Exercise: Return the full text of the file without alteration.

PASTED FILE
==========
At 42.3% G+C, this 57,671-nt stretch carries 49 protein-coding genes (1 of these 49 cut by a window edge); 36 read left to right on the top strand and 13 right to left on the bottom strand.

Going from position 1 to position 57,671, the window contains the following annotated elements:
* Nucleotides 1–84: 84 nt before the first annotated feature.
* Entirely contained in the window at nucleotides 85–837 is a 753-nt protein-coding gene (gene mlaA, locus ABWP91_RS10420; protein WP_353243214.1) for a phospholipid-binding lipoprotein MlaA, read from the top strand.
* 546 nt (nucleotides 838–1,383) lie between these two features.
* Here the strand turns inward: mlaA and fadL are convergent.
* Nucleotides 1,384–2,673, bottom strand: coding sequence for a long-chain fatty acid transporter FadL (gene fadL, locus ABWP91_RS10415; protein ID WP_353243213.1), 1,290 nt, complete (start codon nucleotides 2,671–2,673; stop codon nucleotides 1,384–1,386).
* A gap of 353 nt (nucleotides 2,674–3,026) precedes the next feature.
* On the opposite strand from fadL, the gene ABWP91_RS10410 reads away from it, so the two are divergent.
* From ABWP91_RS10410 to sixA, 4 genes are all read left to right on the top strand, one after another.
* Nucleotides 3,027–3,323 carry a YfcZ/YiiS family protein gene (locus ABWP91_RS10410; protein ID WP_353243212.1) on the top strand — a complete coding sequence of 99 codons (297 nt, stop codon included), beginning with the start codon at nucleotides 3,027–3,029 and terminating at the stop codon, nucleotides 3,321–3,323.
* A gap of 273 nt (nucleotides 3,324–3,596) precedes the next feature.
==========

At 42.3% G+C, this 57,671-nt stretch carries 49 protein-coding genes (1 of these 49 cut by a window edge); 36 read left to right on the top strand and 13 right to left on the bottom strand.

Going from position 1 to position 57,671, the window contains the following annotated elements:
* Nucleotides 1–84: 84 nt before the first annotated feature.
* Entirely contained in the window at nucleotides 85–837 is a 753-nt protein-coding gene (gene mlaA, locus ABWP91_RS10420; protein WP_353243214.1) for a phospholipid-binding lipoprotein MlaA, read from the top strand.
* 546 nt (nucleotides 838–1,383) lie between these two features.
* Here the strand turns inward: mlaA and fadL are convergent.
* Nucleotides 1,384–2,673, bottom strand: coding sequence for a long-chain fatty acid transporter FadL (gene fadL, locus ABWP91_RS10415; protein ID WP_353243213.1), 1,290 nt, complete (start codon nucleotides 2,671–2,673; stop codon nucleotides 1,384–1,386).
* A gap of 353 nt (nucleotides 2,674–3,026) precedes the next feature.
* On the opposite strand from fadL, the gene ABWP91_RS10410 reads away from it, so the two are divergent.
* From ABWP91_RS10410 to sixA, 4 genes are all read left to right on the top strand, one after another.
* Nucleotides 3,027–3,323 carry a YfcZ/YiiS family protein gene (locus ABWP91_RS10410; protein ID WP_353243212.1) on the top strand — a complete coding sequence of 99 codons (297 nt, stop codon included), beginning with the start codon at nucleotides 3,027–3,029 and terminating at the stop codon, nucleotides 3,321–3,323.
* A gap of 273 nt (nucleotides 3,324–3,596) precedes the next feature.